By Jan van Steenwijk
One day a robot phone call came in. It was our Town Manager. “All members of town appointed committees must participate in a meeting next Thursday.” Being a member of the Town’s Bike Committee, I qualified. Excited and filled with questions, I showed up at the Town Hall. The place was jammed. There are so many committees, so many people.
Also attending were members of the Police and Fire Department. Not all, because some were, of course, on duty. The same for the Dept. of Public Works.
There was a buzz …why, what’s going on?
The Town Administrator picked up the microphone and spoke;
“Thank you all for coming. We are offering a very special survey program that everyone should participate in.” On behalf of our Town, I have two requests:
Request 1: “Everyone who is appointed by, or works for the Town, myself including, is asked to bike to and from work for one week.”
The sound in the room increased, it was like a freight train passing…”WHAAAT…?
Without stopping, he continued:
Request 2: “And the following week, we will ask everyone to walk to and from work. There will be a few exceptions, but one has to explain the reason for not being able to do this.”
Now the humming became a crescendo. People got to their feet with legitimate questions like…”Why?” “I don’t have a bike.” “I live at the other end of town!” “I haven’t biked in years,” etc.
The Town Administrator responded: “The Town will ask for your feedback and will take actions according to your findings. In addition, the Town will provide a bike for anyone who has no bike for that week.” Our office has made a pamphlet with our questions that I ask you to fill out by the end of the two weeks. They are available here. Thank you for your co-operation, and we will meet here in two weeks. Stay safe, healthy and have fun!”
He left all of us perplexed. For the Bike Committee’s members, it would be an easy task. We bike a lot, many every day, commuting or as exercise, on every possible road in Town. We know the danger areas, but for no bikers it would be a challenge. Many (most?) hadn’t been on a bike in years, if ever. Discussions continued for a while – lots of pros and cons.
Well, let’s jump to the end of week two when we all met again. We had filled out our questionnaires. It would take many pages to write down all the comments on this limited space, but here are a few, typical comments.
The Bike Week
“I had to give up the first day because cars fly by too fast.” “Traffic scares me.” “Drivers don’t respect us; they pass too close.” “I had drivers yell at me and use profane language.” “There are too many potholes; I hit one and almost fell.” “I felt like I was being pushed off the road.” One rider hit a deep pothole and the bike’s fork broke. “Cars are almost as wide as the road, leaving no space for me.” “Stopping for a red light in the middle lane, a car behind me honked.” “When a car comes toward me in the opposite lane, many drivers behind me don’t slow down to pass, but pass me with roaring engines and spinning wheels …” “You hear of an accident where a car hits a biker, they almost always blame the biker…” “Why don’t we have bike paths or at least well-marked bike lanes in Town? Like they have many places.? “ “I would like to go for light shopping on my bike, but cannot find a decent and safe ‘parking’ place for my bike.” “We need lower speed limits.” “All vehicles should have their lights on all day, and not just at night!”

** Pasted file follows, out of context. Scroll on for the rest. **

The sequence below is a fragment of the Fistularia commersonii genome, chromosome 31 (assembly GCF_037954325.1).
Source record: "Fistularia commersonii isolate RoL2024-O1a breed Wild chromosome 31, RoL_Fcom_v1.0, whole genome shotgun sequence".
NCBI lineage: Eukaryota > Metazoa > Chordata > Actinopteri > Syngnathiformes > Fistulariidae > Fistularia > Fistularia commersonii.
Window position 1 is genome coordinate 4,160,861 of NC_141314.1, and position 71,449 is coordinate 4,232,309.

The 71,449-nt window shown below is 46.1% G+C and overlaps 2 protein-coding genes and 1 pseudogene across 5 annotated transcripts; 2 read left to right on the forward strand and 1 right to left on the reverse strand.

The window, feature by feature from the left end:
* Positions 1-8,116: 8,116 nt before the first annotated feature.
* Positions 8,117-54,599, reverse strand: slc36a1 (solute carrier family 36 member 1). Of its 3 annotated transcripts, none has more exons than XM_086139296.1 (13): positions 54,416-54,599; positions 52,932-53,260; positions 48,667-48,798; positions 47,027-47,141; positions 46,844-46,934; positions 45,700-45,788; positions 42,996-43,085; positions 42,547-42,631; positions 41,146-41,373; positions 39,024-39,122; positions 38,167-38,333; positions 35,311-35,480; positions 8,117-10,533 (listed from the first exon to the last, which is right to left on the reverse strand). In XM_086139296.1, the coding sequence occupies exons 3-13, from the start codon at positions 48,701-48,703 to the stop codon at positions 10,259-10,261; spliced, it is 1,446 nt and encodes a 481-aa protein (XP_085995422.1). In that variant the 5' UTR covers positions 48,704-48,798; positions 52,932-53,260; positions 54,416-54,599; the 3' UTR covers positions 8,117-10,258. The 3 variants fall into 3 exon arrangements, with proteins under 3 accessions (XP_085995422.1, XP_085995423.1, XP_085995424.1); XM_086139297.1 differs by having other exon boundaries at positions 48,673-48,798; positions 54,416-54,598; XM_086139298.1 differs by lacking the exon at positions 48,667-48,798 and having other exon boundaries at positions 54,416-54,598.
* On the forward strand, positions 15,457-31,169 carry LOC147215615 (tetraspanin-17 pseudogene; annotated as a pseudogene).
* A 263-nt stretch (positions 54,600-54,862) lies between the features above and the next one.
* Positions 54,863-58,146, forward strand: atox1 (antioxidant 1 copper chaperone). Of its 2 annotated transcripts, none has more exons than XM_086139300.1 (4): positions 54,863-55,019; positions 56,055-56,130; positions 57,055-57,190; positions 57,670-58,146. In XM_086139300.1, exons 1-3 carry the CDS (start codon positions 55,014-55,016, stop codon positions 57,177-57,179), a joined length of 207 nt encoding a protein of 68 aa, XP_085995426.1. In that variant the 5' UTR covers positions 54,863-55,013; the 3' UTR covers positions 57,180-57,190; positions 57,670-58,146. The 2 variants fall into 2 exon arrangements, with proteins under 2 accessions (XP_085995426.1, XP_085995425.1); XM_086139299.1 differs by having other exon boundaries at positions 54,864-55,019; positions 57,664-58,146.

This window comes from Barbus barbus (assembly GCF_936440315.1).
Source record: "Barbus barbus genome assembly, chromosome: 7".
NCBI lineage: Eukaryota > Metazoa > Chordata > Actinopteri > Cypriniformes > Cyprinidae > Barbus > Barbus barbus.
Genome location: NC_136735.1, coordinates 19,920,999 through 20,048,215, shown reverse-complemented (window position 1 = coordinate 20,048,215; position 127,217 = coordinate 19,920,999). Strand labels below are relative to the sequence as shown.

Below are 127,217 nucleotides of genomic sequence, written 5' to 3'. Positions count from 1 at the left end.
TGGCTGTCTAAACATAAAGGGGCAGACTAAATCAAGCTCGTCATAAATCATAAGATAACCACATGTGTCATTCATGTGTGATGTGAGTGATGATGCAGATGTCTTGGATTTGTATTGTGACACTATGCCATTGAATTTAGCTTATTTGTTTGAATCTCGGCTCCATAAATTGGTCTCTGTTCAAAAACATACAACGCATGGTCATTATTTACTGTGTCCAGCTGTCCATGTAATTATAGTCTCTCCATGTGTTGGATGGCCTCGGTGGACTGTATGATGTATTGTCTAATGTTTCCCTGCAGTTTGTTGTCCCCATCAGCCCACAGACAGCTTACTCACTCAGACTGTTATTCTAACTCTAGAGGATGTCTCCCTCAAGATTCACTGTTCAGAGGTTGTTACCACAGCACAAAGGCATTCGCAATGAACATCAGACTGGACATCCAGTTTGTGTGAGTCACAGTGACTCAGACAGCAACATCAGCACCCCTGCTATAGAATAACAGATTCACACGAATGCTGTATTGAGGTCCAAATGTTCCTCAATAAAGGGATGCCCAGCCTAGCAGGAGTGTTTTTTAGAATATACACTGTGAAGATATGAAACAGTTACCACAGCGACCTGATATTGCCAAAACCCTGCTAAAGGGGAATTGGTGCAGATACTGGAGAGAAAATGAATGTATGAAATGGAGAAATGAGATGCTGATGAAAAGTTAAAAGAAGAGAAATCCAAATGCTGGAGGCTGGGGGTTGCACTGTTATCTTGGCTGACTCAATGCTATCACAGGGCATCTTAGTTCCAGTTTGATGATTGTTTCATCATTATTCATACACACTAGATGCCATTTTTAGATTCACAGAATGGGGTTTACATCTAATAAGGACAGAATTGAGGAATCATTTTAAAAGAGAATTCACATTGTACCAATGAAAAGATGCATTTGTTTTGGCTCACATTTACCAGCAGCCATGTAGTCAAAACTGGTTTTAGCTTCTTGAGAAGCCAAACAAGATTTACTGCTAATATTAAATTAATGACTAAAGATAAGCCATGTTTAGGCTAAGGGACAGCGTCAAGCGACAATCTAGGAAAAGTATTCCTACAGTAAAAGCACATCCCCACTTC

For many participants, it was an experience they would never repeat, “It was not worth a heart attack or an accident!”
The Walk Week
“My street has no sidewalks, so I wouldn’t dare walking there.” “Crossing a road, even if it has pedestrian markings, drivers often do not stop or will swerve around you, some with an unpleasant finger gesture.” A women’s comment, “I have two small children, one still in a stroller, I cannot imagine walking on the street if there is no sidewalk…there are none on my street!” “I see cars going on the sidewalk, just to pass a car stopped to make a left turn.” “There are too few places in the center of Town where there are marked pedestrian crossings.” A person in a wheelchair complained that sidewalks at intersections are often too narrow and sometimes have a utility pole blocking in a way. “You should try to cross when you are handicapped…”
We spent a long time with heated discussions about all these complaints. But finally, it was the Chief of Police who took the microphone: “I hear you loud and clear. We will start a safety campaign for all road users. We will take more action toward speeders in town. We can always print more ticket books for our officers…! Also, anyone who does not stop for someone trying to cross a road will be ticketed and cited, this includes bicyclists!”
Rousing applause from the audience…
The Director from the Department of Public Works was next:
“I, too, hear you, and I promise that within five years there will be sidewalks and protected bike lanes on every street in town. In addition, no more potholes will be allowed!”
A woman in her early twenties sitting next to me said: “I will probably be a great grandma by the time it is done….”
Then…poof…, I woke up. It had been a dream… a utopian dream all along.
The Moral of this Story?
Our officials don’t bike or walk enough so they don’t have the same experience as those of us who do. Unfortunately, they have many excuses to drag out projects affecting the health and safety of its most vulnerable citizens. It seems that the highest priority is accommodating the increasing number of vehicles on our narrow roads. Not to mention that bicyclists could reduce the carbon footprint, and have less pollution, if people biked or walked to work, to shop or just for pleasure and exercise, thus cutting down pollution of our precious environment, but we all know that, of course?